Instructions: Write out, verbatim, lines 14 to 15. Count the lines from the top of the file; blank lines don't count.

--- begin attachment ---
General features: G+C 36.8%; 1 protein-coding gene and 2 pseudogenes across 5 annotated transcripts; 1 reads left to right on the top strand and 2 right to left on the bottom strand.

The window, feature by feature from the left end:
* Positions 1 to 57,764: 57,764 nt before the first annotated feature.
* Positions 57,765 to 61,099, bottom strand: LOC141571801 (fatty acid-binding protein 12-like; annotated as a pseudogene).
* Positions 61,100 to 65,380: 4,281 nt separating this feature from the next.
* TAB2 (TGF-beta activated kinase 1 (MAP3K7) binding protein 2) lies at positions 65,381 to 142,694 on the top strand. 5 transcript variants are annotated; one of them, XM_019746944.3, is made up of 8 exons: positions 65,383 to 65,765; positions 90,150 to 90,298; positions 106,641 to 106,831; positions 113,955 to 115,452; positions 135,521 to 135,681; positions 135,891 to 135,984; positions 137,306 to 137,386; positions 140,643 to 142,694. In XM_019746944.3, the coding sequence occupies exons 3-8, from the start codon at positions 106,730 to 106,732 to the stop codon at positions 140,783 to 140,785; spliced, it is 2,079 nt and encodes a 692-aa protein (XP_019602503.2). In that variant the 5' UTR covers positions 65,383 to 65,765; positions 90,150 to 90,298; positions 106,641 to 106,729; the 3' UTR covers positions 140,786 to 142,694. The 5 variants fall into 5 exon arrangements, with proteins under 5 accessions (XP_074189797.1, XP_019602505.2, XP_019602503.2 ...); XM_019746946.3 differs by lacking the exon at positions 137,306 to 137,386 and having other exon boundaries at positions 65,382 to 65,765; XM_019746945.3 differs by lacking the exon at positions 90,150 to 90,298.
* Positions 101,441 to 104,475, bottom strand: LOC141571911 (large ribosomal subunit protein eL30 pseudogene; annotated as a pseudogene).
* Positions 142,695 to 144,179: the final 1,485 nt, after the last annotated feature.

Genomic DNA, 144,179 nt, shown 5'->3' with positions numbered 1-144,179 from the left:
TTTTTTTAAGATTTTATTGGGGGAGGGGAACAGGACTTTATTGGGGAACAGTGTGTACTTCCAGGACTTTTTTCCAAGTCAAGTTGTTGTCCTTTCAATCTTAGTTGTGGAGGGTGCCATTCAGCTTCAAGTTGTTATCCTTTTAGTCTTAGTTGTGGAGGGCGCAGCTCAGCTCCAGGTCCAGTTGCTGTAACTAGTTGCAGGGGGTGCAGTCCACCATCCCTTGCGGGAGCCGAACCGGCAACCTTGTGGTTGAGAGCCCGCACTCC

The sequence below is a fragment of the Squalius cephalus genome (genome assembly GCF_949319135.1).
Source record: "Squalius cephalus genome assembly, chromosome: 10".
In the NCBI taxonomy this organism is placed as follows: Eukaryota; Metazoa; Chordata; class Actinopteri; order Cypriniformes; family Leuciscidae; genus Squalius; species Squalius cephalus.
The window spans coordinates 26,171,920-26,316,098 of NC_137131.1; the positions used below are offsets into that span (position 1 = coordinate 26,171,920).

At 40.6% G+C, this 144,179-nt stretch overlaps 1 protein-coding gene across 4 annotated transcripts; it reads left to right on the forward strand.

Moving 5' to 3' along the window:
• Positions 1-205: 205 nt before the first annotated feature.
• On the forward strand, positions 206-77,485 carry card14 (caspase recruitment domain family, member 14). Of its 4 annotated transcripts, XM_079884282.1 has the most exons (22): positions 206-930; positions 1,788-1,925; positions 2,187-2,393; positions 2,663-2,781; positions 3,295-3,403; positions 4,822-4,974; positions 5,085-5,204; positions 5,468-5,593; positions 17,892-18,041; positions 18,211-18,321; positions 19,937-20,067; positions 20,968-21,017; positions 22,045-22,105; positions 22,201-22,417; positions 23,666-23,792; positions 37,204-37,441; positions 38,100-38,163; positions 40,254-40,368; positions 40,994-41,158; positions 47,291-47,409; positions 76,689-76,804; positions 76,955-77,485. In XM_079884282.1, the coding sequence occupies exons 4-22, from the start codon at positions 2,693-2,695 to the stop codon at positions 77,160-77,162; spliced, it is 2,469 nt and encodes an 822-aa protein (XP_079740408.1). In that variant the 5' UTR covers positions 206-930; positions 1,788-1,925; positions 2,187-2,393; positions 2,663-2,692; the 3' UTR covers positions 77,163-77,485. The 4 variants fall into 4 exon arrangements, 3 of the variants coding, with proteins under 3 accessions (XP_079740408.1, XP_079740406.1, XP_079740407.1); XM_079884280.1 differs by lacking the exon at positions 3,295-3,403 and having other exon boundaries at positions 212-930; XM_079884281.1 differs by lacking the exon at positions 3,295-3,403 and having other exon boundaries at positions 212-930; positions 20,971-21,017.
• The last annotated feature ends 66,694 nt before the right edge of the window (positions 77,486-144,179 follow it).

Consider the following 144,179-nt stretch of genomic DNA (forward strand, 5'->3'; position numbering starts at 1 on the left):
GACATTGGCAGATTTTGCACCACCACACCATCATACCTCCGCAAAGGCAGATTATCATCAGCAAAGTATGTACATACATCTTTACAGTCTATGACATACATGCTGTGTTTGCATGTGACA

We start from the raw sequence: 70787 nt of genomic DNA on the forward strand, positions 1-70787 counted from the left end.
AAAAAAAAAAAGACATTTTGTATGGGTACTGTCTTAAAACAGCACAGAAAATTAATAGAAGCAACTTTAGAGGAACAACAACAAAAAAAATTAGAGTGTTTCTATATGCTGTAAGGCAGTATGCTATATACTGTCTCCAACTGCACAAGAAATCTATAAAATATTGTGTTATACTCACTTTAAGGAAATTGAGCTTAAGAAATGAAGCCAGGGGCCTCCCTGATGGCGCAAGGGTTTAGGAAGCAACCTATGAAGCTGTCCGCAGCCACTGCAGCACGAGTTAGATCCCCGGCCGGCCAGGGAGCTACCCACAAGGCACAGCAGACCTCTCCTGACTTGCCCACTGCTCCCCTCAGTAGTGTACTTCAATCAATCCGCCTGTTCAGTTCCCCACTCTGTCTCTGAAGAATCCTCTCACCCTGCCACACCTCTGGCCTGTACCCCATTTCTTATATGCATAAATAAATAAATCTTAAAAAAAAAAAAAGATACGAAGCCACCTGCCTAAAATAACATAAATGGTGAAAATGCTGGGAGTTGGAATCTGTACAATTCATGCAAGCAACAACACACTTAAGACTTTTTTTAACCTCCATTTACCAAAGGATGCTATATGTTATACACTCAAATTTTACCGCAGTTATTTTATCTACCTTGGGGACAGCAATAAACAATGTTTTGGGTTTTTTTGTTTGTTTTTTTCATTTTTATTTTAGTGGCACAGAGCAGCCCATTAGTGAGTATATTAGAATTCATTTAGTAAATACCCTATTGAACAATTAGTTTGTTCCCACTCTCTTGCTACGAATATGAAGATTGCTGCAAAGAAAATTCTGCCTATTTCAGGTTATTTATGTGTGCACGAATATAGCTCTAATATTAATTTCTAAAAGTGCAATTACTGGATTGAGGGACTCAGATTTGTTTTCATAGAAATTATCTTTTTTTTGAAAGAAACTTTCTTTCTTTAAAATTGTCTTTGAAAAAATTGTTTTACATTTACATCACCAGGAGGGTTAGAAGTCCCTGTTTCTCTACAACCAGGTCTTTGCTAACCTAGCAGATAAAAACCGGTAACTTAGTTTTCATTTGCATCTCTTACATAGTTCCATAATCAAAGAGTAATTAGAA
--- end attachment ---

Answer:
The window spans coordinates 26,171,920-26,316,098 of NC_137131.1; the positions used below are offsets into that span (position 1 = coordinate 26,171,920).

At 40.6% G+C, this 144,179-nt stretch overlaps 1 protein-coding gene across 4 annotated transcripts; it reads left to right on the forward strand.